This text is part of:
Table of Contents:
Constantius Augustus in military attire and like a triumphator arrives in Rome.
While these events were so being arranged in the Orient and in Gaul in accordance with the times, Constantius, as if the temple of Janus had been closed and all his enemies overthrown, was eager to visit Rome and after the death of Magnentius to celebrate, without a title, a triumph over Roman blood.  For neither in person did he vanquish any nation that made war upon him, nor learn of any conquered by the valour of his generals; nor did he add anything to his empire; nor at critical moments was he ever seen to be foremost, or among the foremost; but he desired to display an inordinately long procession, banners stiff with gold work, and the splendour of his retinue, to a populace living in perfect peace and neither expecting nor desiring to see this or anything like it.  Perhaps he did not know that some of our ancient commanders in time of peace were satisfied with the attendance of their lictors; but when the heat of battle could tolerate no inaction, one, with the mad blast of the winds shrieking, entrusted himself to a fisherman's skiff; 1 another, after the example of the Decii, vowed his life for the commonwealth; 2 a third in his own person together with common soldiers explored the [p. 245] enemy's camp; 3 in short, various among them became famous through splendid deeds, so that they commended their glories to the frequent remembrance of posterity.  So soon, then, as much had been disbursed in regal preparation, and every sort of man had been rewarded according to his services, in the second prefecture of Orfitus he passed through Ocriculi, elated with his great honours and escorted by formidable troops; he was conducted, so to speak, in battle array and everyone's eyes were riveted upon him with fixed gaze.  And when he was nearing the city, as he beheld with calm countenance the dutiful attendance of the senate and the august likenesses of the patrician stock, he thought, not like Cineas, the famous envoy of Pyrrhus, that a throng of kings was assembled together, but that the sanctuary of the whole world was present before him.  And when he turned from them to the populace, he was amazed to see in what crowds men of every type had flocked from all quarters to Rome. And as if he were planning to overawe the Euphrates with a show of arms, or the Rhine, while the standards preceded him on each side, he himself sat alone upon a golden car in the resplendent blaze of shimmering precious stones, whose mingled glitter seemed to form a sort of shifting light.  And behind the manifold others that preceded him he was surrounded by dragons, 4 woven out of purple thread and bound to the golden and jewelled tops of spears, with wide mouths open to the breeze and hence hissing as if roused by anger, and leaving their tails winding in the wind.  And there marched on either side [p. 247] twin lines of infantrymen with shields and crests gleaming with glittering rays, clad in shining mail; and scattered among them were the full-armoured cavalry (whom they call clibanarii), 5 all masked, furnished with protecting breastplates and girt with iron belts, so that you might have supposed them statues polished by the hand of Praxiteles, not men. Thin circles of iron plates, fitted to the curves of their bodies, completely covered their limbs; so that whichever way they had to move their members, their garment fitted, so skilfully were the joinings made.  Accordingly, being saluted as Augustus with favouring shouts, while hills and shores thundered out the roar, he never stirred, but showed himself as calm and imperturbable as he was commonly seen in his provinces.  For he both stooped when passing through lofty gates (although he was very short), and as if his neck were in a vice, he kept the gaze of his eyes straight ahead, and turned his face neither to right nor to left, but (as if he were a lay figure) neither did he nod when the wheel jolted nor was he ever seen to spit, or to wipe or rub his face or nose, or move his hands about.  And although this was affectation on his part, yet these and various other features of his more intimate life were tokens of no slight endurance, granted to him alone, as was given to be understood.  Furthermore, that during the entire period of his reign he neither took up anyone to sit beside him in his car, nor admitted any private person to be his colleague in the insignia of the consulship, as other anointed princes did, and many like habits which in his pride of lofty conceit he observed as [p. 249] though they were most just laws, I pass by, remembering that I set them down when they occurred.  So then he entered Rome, the home of empire and of every virtue, and when he had come to the Rostra, the most renowned forum of ancient dominion, he stood amazed; and on every side on which his eyes rested he was dazzled by the array of marvellous sights. He addressed the nobles in the senate-house and the populace from the tribunal, and being welcomed to the palace with manifold attentions, he enjoyed a longed-for pleasure; and on several occasions, when holding equestrian games, he took delight in the sallies of the commons, who were neither presumptuous nor regardless of their old-time freedom, while he himself also respectfully observed the due mean.  For he did not (as in the case of other cities) permit the contests to be terminated at his own discretion, but left them (as the custom is) to various chances. Then, as he surveyed the sections of the city and its suburbs, lying within the summits of the seven hills, along their slopes, or on level ground, he thought that whatever first met his gaze towered above all the rest: the sanctuaries of Tarpeian Jove so far surpassing as things divine excel those of earth; the baths built up to the measure of provinces; the huge bulk of the amphitheatre, strengthened by its framework of Tiburtine stone, 6 to whose top human eyesight barely ascends; the Pantheon like a rounded city-district, 7 vaulted over in lofty [p. 251] beauty; and the exalted heights which rise with platforms to which one may mount, and bear the likenesses of former emperors; 8 the Temple of the City, 9 the Forum of Peace, 10 the Theatre of Pompey, 11 the Oleum, 12 the Stadium, 13 and amongst these the other adornments of the Eternal City.  But when he came to the Forum of Trajan, a construction unique under the heavens, as we believe, and admirable even in the unanimous opinion of the gods, he stood fast in amazement, turning his attention to the gigantic complex about him, beggaring description and never again to be imitated by mortal men. Therefore abandoning all hope of attempting anything like it, he said that he would and could copy Trajan's steed alone, which stands in the centre of the vestibule, carrying the emperor himself.  To this prince Ormisda, who was standing near him, and whose departure from Persia I have described above, 14 replied with native wit: “First, Sire,” said he, “command a like stable to be built, if you can; let the steed which you propose to create range as widely as this which we see.” When Ormisda was asked directly what he thought of Rome, he said that he took comfort 15 [p. 253] in this fact alone, that he had learned that even there men were mortal.  So then, when the emperor had viewed many objects with awe and amazement, he complained of Fame as either incapable or spiteful, because while always exaggerating everything, in describing what there is in Rome, she becomes shabby. And after long deliberation what he should do there, he determined to add to the adornments of the city by erecting in the Circus Maximus an obelisk, the provenance and figure of which I shall describe in the proper place. 16  Meanwhile Constantius' sister Helena, wife of Julian Caesar, had been brought to Rome under pretence of affection, but the reigning queen, Eusebia, was plotting against her; she herself had been childless all her life, and by her wiles she coaxed Helena to drink a rare potion, so that as often as she was with child she should have a miscarriage.  For once before, in Gaul, when she had borne a baby boy, she lost it through this machination: a midwife had been bribed with a sum of money, and as soon as the child was born cut the umbilical cord more than was right, and so killed it; such great pains and so much thought were taken that this most valiant man might have no heir.  Now the emperor desired to remain longer in this most majestic abode of all the world, to enjoy freer repose and pleasure; but he was alarmed by constant trustworthy reports, stating that the Suebi were raiding Raetia and the Quadi Valeria, 17 [p. 255] while the Sarmatians, a tribe most accomplished in brigandage, were laying waste Upper Moesia and Lower Pannonia. Excited by this news, on the thirtieth day after entering Rome he left the city on May 29th, and marched rapidly into Illyricum by way of Tridentum. 18 21. From there he sent Severus, a general toughened by long military experience, to succeed Marcellus, and ordered Ursicinus to come to him. The latter received the letter with joy and came to Sirmium 19 with his companions; and after long deliberations about the peace which Musonianus had reported might be established with the Persians, Ursicinus was sent back to the Orient with the powers of commander-in-chief; the elder members of our company were promoted to the command of his soldiers, while we younger men were directed to escort him and be ready to perform whatever he should direct on behalf of the commonwealth.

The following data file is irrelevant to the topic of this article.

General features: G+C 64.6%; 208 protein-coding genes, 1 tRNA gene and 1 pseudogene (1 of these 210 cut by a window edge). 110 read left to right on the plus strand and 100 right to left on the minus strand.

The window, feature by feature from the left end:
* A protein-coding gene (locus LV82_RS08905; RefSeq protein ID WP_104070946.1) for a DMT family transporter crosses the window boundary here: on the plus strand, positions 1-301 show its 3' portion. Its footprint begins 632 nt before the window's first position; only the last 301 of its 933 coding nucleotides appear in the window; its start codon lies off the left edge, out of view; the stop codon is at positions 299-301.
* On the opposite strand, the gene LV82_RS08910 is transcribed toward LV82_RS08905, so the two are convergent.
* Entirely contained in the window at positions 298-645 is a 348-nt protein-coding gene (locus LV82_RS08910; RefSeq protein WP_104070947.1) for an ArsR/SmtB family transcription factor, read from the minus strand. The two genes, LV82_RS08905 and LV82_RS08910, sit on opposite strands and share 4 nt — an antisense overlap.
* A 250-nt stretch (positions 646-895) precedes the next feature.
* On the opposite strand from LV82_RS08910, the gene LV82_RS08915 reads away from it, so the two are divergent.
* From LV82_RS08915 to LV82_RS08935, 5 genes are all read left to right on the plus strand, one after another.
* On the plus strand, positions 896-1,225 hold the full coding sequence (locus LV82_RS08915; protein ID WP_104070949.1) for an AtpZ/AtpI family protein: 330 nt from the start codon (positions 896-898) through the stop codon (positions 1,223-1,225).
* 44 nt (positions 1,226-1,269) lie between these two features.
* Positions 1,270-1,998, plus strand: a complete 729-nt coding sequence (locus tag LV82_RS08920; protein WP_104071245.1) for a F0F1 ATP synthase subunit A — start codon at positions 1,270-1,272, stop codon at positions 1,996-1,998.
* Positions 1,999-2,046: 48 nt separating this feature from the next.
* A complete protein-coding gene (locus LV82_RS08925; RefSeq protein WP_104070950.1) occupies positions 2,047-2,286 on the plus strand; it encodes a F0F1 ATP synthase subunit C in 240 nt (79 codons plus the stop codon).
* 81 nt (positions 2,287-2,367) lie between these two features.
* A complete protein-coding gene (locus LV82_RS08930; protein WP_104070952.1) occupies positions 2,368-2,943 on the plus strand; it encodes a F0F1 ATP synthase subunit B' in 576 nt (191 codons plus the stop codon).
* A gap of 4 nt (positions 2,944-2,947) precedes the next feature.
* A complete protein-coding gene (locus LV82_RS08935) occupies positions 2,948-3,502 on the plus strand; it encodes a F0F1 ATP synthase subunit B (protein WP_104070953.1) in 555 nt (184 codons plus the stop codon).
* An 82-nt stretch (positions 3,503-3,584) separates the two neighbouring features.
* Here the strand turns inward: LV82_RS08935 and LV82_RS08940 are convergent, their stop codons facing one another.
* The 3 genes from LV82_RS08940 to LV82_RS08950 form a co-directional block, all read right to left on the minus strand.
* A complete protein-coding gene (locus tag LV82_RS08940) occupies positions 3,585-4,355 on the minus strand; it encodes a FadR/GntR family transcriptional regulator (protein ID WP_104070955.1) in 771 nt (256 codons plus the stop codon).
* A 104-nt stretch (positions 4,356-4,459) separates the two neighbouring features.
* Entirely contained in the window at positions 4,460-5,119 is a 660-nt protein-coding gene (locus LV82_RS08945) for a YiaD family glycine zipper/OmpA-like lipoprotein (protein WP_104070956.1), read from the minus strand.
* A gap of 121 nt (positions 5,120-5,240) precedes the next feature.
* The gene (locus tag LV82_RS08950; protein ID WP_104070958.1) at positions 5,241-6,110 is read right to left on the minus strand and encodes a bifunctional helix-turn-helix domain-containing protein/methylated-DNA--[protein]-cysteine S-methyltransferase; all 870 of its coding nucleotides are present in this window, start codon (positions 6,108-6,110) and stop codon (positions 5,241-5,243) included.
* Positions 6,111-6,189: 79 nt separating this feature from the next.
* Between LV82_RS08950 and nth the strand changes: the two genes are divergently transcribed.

1 Julius Caesar; see Lucan, v. 533 ff.
2 Claudius II., in the Gothic war.
3 Galerius Maximianus, who in person reconnoitred the Persian camp.
4 The imperial standards.
7 Regio here refers to one of the regions, or districts, into which the city was divided.
8 The columns of Trajan, Antoninus Pius, and Marcus Aurelius. The platform at the top was reached by a stairway within the column.
9 The double temple of Venus and Roma, built by Hadriian and dedicated in A.D. 135
10 The Forum Pacis, or Vespasiani, was begun by Vespasian in A.D. 71, after the taking of Jerusalem, and dedicated in 75. It lay behind the basilica Aemilia.
11 Built in 55 B.C. in the Campus Martius.
12 A building for musical performances, erected by Domitian, probably near his Stadium.
13 The Stadium of Domitian in the Campus Martius, the shape and size of which is almost exactly preserved by the modern Piazza Navona.
14 In 323 (Zosimus, ii. 27); hence in one of the lost books of Ammianus.
15 Valesius read displicuisse, and was followed by Gibbon. Robert Heron (pseudonym of John Pinkerton) in Letters of Literature (London, 1789), xii., p. 68, discusses this remark at some length, disagreeing with Gibbon. He thinks that “the prince's envy at the pleasures of the inhabitants of Rome could only be moderated by the reflection that their pleasures were transitory.”
16 xvii. 4, 6 ff.
17 A division of Pannonia, named from Valeria, daughter of Diocletian and wife of Galerius; see xix. 11, 4.
19 See index.
This work is licensed under a Creative Commons Attribution-ShareAlike 3.0 United States License.
An XML version of this text is available for download, with the additional restriction that you offer Perseus any modifications you make. Perseus provides credit for all accepted changes, storing new additions in a versioning system.